One reason is surely the wish to separate the working day from the evening’s leisure, an increasingly pressing matter as we lose the ability to switch off. This may change the nature of the aperitif, which was generally supposed to be light, in alcohol and character. Once, one was expected to quaff a pre-dinner drink and go in to dine with faculties and taste buds intact; now, it might be more important for those who want an uninterrupted meal to get preprandially plastered. That way, your colleagues may contact you but they won’t get much sense out of you, and pretty soon they’ll give up and bother someone else.

The nicest thing about the aperitif, and the most dangerous, is that it doesn’t follow rules. It’s meant to be low in alcohol, but nobody ever accused a gin and tonic or a Negroni (Campari, gin and vermouth in equal portions) of that failing; and sherry, which is a fabulous aperitif (not least because you can keep drinking it until the meal or the bottle ends), has more degrees of alcohol than most wines. An aperitif should not be heavily perfumed or flavoured, for fear of spoiling your palate, yet some people love pastis, the French aniseed drink that goes cloudy in water, and that you can practically smell across the Channel. They say the scent actually enhances appetite.

Really only two rules apply. An aperitif should be bitter – or, at any rate, it shouldn’t be sweet, whatever the fans of red vermouth may tell you. And it must be cold. Warm drinks such as Cognac and port are for after dinner. Not for nothing did Édith Piaf warble, in “Mon apéro”, about drowning her amorous disappointments in aperitifs: fail to cool your passions before sharing a table, and you belong with the barbarians.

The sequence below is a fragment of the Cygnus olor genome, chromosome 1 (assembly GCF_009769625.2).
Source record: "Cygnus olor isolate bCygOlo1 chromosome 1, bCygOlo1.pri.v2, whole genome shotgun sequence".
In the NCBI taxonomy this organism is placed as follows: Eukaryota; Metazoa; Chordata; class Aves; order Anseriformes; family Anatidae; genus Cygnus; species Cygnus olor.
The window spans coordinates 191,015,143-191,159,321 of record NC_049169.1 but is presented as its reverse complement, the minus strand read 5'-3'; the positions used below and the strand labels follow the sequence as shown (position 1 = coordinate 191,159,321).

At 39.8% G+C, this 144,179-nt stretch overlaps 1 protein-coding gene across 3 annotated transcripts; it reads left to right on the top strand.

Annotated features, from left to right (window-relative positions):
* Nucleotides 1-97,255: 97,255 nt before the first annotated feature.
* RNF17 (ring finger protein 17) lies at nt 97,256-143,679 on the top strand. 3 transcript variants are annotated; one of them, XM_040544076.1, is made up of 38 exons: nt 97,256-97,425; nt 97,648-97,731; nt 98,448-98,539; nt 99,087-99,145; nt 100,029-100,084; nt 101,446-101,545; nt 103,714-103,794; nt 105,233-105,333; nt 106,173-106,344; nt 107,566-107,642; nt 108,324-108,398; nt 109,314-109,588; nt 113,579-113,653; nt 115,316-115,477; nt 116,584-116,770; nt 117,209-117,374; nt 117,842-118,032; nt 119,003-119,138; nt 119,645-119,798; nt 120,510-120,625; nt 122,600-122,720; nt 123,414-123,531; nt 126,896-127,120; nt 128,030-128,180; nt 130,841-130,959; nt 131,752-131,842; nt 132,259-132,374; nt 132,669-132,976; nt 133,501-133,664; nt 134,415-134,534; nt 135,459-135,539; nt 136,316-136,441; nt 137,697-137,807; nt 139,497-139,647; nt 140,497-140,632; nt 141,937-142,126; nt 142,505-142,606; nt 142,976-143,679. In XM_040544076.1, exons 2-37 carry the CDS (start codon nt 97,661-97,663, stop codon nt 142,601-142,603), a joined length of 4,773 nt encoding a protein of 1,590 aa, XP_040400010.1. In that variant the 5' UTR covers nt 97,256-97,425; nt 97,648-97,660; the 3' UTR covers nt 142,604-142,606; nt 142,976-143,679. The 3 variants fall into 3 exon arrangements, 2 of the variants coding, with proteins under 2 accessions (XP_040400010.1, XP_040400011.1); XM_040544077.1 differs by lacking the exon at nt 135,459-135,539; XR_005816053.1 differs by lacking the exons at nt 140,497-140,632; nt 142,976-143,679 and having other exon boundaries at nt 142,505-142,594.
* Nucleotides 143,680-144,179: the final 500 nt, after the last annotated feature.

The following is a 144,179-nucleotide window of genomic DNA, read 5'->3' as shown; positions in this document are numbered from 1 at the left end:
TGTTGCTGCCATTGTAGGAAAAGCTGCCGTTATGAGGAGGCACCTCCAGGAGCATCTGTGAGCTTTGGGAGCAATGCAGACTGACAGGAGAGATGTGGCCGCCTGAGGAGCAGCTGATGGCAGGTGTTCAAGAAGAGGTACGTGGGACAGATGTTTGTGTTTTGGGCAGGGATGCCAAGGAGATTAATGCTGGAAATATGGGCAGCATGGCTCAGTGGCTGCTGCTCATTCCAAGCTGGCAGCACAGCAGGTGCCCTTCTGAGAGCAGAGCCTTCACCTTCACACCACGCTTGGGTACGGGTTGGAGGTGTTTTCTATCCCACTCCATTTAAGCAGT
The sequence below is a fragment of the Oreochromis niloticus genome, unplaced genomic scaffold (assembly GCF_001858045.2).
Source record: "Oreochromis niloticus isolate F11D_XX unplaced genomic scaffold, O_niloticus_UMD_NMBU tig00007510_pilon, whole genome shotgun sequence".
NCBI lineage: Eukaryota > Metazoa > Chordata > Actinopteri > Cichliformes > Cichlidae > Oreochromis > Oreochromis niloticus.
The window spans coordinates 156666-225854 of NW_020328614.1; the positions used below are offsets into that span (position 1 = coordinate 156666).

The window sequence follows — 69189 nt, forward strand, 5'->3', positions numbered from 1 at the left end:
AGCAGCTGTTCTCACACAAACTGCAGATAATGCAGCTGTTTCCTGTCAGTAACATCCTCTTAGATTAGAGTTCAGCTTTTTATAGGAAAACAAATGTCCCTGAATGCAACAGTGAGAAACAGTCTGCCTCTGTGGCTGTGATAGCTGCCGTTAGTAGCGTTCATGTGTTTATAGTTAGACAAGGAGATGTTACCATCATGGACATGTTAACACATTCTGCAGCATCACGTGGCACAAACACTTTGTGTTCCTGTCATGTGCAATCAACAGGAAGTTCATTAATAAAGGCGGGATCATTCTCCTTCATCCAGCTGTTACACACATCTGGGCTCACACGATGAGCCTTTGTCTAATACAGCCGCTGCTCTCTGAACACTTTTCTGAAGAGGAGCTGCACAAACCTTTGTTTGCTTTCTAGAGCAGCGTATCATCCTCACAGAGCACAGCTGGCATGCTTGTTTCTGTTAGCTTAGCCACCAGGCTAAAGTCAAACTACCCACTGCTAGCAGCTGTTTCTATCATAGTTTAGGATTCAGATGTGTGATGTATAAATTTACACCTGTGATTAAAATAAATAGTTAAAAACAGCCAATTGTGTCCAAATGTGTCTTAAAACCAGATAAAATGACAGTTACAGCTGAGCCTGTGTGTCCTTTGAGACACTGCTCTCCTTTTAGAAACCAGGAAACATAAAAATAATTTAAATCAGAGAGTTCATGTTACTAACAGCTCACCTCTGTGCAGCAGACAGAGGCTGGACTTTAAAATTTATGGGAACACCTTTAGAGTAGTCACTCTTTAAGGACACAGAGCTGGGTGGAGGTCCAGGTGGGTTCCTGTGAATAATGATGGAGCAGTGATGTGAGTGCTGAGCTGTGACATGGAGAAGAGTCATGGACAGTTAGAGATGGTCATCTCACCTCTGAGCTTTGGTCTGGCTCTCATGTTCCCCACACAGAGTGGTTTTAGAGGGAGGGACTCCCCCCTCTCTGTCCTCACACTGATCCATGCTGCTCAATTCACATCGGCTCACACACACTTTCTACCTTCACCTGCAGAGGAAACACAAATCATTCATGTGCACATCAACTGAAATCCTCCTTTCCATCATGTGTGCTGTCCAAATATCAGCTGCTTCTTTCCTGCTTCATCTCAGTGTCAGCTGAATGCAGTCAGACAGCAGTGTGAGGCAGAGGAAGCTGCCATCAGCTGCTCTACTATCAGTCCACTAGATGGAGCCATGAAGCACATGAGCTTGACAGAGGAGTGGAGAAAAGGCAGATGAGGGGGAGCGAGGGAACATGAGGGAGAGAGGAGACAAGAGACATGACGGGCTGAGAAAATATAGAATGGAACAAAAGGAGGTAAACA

On the other hand, conversing with your nearest over a small snack and an appropriate beverage, beyond the office and before the courtesies and complications of the dinner table, is the essence of cultured behaviour. If, as is sometimes thought, civilisation has a pinnacle, surely it has a chilled apéro carefully balanced on top.

The received wisdom is that the French and Italians, with their apéritifs and aperitivos, are the experts in these kinds of drinks. Certainly the latter are partial to their Aperol spritzes, and the former to such horrid, wine-based tipples as Lillet and Dubonnet. But the English are good at gin and the Americans invented the Martini. As for Spain, tapas were originally snacks atop a covering that kept the flies out of one’s pre-dinner drink: tapa means lid.

Everywhere, it seems, as evening approaches, people crave a drink that in turn will make them salivate: bitterness, the experts tell us, prepares the mouth to welcome food. The word “bitter” may come from “bite”, in which case the aperitif’s place before dinner is assured.

I like to think that a good one enables the drinker to drown all sour feelings, and go in to dinner cleansed and purified. Fanciful, perhaps. But what better lure to fancy than a beverage that exists only to bring on the evening’s pleasures?

Nina Caplan is the Louis Roederer Pio Cesare Food and Wine Writer of the Year

Nina Caplan is the 2014 Fortnum & Mason Drink Writer of the Year and 2014 Louis Roederer International Wine Columnist of the Year for her columns on drink in the New Statesman. She tweets as @NinaCaplan.

This article first appeared in the 22 September 2016 issue of the New Statesman, The New Times